And it is very important for them to look at the culture and say things like “Do you see that couple on the television, look at that, they just said hello and there they are, they are in bed. They can’t know each other and trust each other enough to be intimate with each other at this point.” And start making comments like that and observations like, “Did you hear the way that mother talked to her child, that is not the way you talk to a child. I hope I never hear you say to a child of yours those kinds of comments.”

Marshall:
I would like to move to another area that you have also done a lot of work in, a very unpleasant area about sex trafficking, which is a major international problem. Why did you feel you had to get involved?

Crouse:
I was asked about 10 years ago to join a task force, a national task force, against sex trafficking and I said, “What is sex trafficking?” I had absolutely no idea what they were talking about. I learned that sex trafficking is where there are criminals who go in and take advantage of vulnerable children and girls primarily. Now it is increasingly more boys as well, but these organized criminals, just the lowest form of human life, who are just the sleaziest characters imaginable across the globe, go in and take young girls, mostly from underdeveloped countries, and bring them into a more developed country and force them to become sex slaves.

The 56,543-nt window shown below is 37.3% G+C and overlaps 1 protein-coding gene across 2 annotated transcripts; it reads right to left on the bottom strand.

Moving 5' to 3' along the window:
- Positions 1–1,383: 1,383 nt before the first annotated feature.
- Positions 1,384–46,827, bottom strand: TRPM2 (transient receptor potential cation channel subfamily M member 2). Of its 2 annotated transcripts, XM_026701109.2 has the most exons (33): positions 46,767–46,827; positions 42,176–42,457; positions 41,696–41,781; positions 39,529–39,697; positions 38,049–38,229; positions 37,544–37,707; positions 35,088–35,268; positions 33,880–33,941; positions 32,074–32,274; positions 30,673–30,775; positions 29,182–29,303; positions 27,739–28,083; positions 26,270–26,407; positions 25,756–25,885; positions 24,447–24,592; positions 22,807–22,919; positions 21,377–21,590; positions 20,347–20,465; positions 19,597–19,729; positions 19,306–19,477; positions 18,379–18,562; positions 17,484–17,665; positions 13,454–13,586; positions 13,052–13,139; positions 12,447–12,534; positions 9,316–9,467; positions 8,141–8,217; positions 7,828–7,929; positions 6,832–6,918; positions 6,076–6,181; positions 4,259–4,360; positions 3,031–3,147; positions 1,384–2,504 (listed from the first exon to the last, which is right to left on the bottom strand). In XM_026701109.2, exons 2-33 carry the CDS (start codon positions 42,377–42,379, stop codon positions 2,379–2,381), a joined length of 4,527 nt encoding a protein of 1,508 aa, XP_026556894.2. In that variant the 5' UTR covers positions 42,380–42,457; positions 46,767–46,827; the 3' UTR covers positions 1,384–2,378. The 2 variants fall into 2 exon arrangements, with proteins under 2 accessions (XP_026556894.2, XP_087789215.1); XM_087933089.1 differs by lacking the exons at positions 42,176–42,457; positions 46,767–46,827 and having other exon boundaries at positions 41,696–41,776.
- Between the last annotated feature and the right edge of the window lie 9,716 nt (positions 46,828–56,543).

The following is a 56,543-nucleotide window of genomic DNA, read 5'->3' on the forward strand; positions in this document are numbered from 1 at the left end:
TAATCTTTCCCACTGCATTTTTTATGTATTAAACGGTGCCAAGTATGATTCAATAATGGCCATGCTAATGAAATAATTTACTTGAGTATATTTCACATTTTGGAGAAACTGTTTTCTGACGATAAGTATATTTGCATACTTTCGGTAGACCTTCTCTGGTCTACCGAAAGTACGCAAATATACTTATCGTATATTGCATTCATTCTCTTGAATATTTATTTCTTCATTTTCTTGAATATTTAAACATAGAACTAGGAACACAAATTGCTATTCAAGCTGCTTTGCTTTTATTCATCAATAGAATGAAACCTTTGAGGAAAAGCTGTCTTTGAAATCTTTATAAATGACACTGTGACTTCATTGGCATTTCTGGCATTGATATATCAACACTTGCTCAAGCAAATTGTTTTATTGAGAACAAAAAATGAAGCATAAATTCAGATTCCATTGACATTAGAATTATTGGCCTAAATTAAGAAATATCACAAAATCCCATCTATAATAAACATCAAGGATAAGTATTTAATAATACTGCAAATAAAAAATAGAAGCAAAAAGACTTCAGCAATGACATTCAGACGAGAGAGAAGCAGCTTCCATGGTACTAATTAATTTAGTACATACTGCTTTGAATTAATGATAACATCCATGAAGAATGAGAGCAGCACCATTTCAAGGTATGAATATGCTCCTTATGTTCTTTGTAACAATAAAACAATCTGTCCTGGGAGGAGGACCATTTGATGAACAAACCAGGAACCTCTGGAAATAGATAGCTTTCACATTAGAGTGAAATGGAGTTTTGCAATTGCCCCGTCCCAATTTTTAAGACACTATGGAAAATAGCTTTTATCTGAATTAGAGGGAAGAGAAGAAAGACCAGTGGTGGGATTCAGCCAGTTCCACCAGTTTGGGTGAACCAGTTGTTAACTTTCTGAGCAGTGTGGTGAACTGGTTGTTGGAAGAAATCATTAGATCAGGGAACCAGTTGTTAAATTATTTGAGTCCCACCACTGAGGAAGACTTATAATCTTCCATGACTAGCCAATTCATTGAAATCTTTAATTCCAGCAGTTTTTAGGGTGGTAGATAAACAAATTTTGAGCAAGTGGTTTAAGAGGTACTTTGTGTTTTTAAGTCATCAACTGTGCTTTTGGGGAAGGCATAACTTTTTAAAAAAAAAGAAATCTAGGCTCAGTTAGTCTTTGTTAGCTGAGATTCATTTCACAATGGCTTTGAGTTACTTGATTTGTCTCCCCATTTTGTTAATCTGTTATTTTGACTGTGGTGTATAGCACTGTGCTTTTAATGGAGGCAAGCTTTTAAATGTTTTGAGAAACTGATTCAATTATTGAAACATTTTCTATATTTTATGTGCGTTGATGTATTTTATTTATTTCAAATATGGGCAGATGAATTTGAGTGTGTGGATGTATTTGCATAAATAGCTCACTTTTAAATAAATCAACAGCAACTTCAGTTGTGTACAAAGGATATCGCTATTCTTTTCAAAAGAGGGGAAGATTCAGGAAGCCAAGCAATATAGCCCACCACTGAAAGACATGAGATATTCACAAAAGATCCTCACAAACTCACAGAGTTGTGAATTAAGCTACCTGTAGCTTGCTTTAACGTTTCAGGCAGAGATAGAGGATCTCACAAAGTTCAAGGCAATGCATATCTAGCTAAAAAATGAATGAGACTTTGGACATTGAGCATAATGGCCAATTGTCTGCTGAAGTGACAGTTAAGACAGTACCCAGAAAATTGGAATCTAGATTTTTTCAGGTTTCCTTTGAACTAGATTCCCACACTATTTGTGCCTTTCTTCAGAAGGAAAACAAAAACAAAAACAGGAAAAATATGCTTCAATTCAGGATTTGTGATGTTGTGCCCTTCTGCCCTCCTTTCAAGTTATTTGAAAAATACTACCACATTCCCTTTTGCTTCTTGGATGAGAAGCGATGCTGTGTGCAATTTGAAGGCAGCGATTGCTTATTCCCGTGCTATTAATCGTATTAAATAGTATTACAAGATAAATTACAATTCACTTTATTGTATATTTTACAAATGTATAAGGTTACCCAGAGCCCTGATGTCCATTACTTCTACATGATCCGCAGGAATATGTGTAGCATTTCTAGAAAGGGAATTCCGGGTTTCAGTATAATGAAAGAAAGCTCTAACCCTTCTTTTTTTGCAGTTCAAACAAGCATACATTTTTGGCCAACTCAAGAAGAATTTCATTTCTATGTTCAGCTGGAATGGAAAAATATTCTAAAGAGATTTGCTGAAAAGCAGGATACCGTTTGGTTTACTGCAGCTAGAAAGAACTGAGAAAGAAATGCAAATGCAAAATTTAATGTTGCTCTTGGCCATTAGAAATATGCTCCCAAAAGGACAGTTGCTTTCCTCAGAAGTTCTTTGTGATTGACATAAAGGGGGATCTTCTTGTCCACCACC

Marshall:
This has happened, I know, a lot with young women from Russia, the Ukraine, being brought into Europe under the pretense of being offered some job and then basically imprisoned. It happens a lot I know also in India and Southeast Asia. Young girls from rural situations are being brought into the big cities and forced into prostitution. I think most people will be surprised to know that this is also a problem in the United States.